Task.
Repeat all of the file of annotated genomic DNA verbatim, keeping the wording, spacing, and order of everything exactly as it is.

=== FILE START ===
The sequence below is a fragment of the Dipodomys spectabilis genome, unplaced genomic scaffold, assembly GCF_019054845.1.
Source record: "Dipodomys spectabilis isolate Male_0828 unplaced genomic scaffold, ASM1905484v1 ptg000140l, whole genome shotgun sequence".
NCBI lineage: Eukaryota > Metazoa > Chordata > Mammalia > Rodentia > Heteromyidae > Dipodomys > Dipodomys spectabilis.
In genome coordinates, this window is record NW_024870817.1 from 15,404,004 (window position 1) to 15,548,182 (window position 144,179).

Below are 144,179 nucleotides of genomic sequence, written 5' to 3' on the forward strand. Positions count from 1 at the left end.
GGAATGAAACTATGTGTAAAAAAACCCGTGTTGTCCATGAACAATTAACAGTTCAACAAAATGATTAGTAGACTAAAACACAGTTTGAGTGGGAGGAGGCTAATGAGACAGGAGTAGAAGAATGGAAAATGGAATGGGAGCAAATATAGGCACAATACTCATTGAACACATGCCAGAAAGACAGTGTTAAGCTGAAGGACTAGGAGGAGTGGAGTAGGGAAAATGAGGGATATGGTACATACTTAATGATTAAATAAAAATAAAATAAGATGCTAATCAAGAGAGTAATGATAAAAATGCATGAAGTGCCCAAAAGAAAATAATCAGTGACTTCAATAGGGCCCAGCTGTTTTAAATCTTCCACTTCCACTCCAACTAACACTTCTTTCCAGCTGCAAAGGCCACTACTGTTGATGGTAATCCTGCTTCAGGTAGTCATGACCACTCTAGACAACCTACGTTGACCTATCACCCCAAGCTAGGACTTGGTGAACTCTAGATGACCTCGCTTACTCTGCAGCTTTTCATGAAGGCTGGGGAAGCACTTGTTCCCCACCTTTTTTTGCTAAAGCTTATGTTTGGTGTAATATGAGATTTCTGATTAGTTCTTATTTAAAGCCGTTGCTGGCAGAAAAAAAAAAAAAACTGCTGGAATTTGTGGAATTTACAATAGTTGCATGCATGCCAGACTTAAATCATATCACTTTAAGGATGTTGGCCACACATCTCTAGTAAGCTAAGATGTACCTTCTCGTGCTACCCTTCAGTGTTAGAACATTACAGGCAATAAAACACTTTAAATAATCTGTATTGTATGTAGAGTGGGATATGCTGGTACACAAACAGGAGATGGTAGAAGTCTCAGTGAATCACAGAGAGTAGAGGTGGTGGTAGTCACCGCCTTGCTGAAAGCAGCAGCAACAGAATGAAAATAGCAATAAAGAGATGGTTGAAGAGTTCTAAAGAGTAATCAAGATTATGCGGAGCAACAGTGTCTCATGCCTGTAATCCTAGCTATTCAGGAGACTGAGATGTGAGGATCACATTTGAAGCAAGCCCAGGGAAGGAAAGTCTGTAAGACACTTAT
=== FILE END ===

The sequence below is a fragment of the Dipodomys spectabilis genome, unplaced genomic scaffold, assembly GCF_019054845.1.
Source record: "Dipodomys spectabilis isolate Male_0828 unplaced genomic scaffold, ASM1905484v1 ptg000140l, whole genome shotgun sequence".
NCBI lineage: Eukaryota > Metazoa > Chordata > Mammalia > Rodentia > Heteromyidae > Dipodomys > Dipodomys spectabilis.
In genome coordinates, this window is record NW_024870817.1 from 15,404,004 (window position 1) to 15,548,182 (window position 144,179).

Below are 144,179 nucleotides of genomic sequence, written 5' to 3' on the forward strand. Positions count from 1 at the left end.
GGAATGAAACTATGTGTAAAAAAACCCGTGTTGTCCATGAACAATTAACAGTTCAACAAAATGATTAGTAGACTAAAACACAGTTTGAGTGGGAGGAGGCTAATGAGACAGGAGTAGAAGAATGGAAAATGGAATGGGAGCAAATATAGGCACAATACTCATTGAACACATGCCAGAAAGACAGTGTTAAGCTGAAGGACTAGGAGGAGTGGAGTAGGGAAAATGAGGGATATGGTACATACTTAATGATTAAATAAAAATAAAATAAGATGCTAATCAAGAGAGTAATGATAAAAATGCATGAAGTGCCCAAAAGAAAATAATCAGTGACTTCAATAGGGCCCAGCTGTTTTAAATCTTCCACTTCCACTCCAACTAACACTTCTTTCCAGCTGCAAAGGCCACTACTGTTGATGGTAATCCTGCTTCAGGTAGTCATGACCACTCTAGACAACCTACGTTGACCTATCACCCCAAGCTAGGACTTGGTGAACTCTAGATGACCTCGCTTACTCTGCAGCTTTTCATGAAGGCTGGGGAAGCACTTGTTCCCCACCTTTTTTTGCTAAAGCTTATGTTTGGTGTAATATGAGATTTCTGATTAGTTCTTATTTAAAGCCGTTGCTGGCAGAAAAAAAAAAAAAACTGCTGGAATTTGTGGAATTTACAATAGTTGCATGCATGCCAGACTTAAATCATATCACTTTAAGGATGTTGGCCACACATCTCTAGTAAGCTAAGATGTACCTTCTCGTGCTACCCTTCAGTGTTAGAACATTACAGGCAATAAAACACTTTAAATAATCTGTATTGTATGTAGAGTGGGATATGCTGGTACACAAACAGGAGATGGTAGAAGTCTCAGTGAATCACAGAGAGTAGAGGTGGTGGTAGTCACCGCCTTGCTGAAAGCAGCAGCAACAGAATGAAAATAGCAATAAAGAGATGGTTGAAGAGTTCTAAAGAGTAATCAAGATTATGCGGAGCAACAGTGTCTCATGCCTGTAATCCTAGCTATTCAGGAGACTGAGATGTGAGGATCACATTTGAAGCAAGCCCAGGGAAGGAAAGTCTGTAAGACACTTAT